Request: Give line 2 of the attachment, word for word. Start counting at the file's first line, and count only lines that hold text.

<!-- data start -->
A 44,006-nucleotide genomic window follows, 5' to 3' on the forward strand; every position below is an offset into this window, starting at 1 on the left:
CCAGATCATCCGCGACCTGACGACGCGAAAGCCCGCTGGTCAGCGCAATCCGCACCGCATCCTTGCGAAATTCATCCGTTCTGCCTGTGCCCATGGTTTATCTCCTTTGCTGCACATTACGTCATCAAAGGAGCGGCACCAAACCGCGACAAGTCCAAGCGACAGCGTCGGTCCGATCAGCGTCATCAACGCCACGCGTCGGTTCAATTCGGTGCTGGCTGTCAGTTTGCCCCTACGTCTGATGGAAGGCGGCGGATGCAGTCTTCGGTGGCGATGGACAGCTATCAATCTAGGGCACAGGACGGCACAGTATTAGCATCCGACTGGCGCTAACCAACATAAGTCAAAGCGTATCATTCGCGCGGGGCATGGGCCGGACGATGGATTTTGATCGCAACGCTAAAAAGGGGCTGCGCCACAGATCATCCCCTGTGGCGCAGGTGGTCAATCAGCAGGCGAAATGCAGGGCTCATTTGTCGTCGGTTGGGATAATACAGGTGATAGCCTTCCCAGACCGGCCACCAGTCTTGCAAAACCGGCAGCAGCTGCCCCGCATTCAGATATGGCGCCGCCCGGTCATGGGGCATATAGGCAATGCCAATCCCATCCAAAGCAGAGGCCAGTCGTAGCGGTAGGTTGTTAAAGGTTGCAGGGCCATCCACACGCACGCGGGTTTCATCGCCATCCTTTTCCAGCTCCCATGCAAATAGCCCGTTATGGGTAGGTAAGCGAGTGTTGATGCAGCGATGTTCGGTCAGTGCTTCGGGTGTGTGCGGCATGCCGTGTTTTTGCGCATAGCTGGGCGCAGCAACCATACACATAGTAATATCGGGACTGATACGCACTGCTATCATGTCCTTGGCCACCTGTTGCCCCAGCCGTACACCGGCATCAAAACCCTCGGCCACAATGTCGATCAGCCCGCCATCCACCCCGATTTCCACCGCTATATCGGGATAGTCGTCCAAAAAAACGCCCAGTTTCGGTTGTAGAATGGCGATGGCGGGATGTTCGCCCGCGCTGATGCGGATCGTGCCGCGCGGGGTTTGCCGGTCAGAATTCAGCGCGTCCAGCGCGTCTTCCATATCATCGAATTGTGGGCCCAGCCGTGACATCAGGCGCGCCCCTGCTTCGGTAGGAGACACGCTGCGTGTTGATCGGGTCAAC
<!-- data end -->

CCAGATCATCCGCGACCTGACGACGCGAAAGCCCGCTGGTCAGCGCAATCCGCACCGCATCCTTGCGAAATTCATCCGTTCTGCCTGTGCCCATGGTTTATCTCCTTTGCTGCACATTACGTCATCAAAGGAGCGGCACCAAACCGCGACAAGTCCAAGCGACAGCGTCGGTCCGATCAGCGTCATCAACGCCACGCGTCGGTTCAATTCGGTGCTGGCTGTCAGTTTGCCCCTACGTCTGATGGAAGGCGGCGGATGCAGTCTTCGGTGGCGATGGACAGCTATCAATCTAGGGCACAGGACGGCACAGTATTAGCATCCGACTGGCGCTAACCAACATAAGTCAAAGCGTATCATTCGCGCGGGGCATGGGCCGGACGATGGATTTTGATCGCAACGCTAAAAAGGGGCTGCGCCACAGATCATCCCCTGTGGCGCAGGTGGTCAATCAGCAGGCGAAATGCAGGGCTCATTTGTCGTCGGTTGGGATAATACAGGTGATAGCCTTCCCAGACCGGCCACCAGTCTTGCAAAACCGGCAGCAGCTGCCCCGCATTCAGATATGGCGCCGCCCGGTCATGGGGCATATAGGCAATGCCAATCCCATCCAAAGCAGAGGCCAGTCGTAGCGGTAGGTTGTTAAAGGTTGCAGGGCCATCCACACGCACGCGGGTTTCATCGCCATCCTTTTCCAGCTCCCATGCAAATAGCCCGTTATGGGTAGGTAAGCGAGTGTTGATGCAGCGATGTTCGGTCAGTGCTTCGGGTGTGTGCGGCATGCCGTGTTTTTGCGCATAGCTGGGCGCAGCAACCATACACATAGTAATATCGGGACTGATACGCACTGCTATCATGTCCTTGGCCACCTGTTGCCCCAGCCGTACACCGGCATCAAAACCCTCGGCCACAATGTCGATCAGCCCGCCATCCACCCCGATTTCCACCGCTATATCGGGATAGTCGTCCAAAAAAACGCCCAGTTTCGGTTGTAGAATGGCGATGGCGGGATGTTCGCCCGCGCTGATGCGGATCGTGCCGCGCGGGGTTTGCCGGTCAGAATTCAGCGCGTCCAGCGCGTCTTCCATATCATCGAATTGTGGGCCCAGCCGTGACATCAGGCGCGCCCCTGCTTCGGTAGGAGACACGCTGCGTGTTGATCGGGTCAAC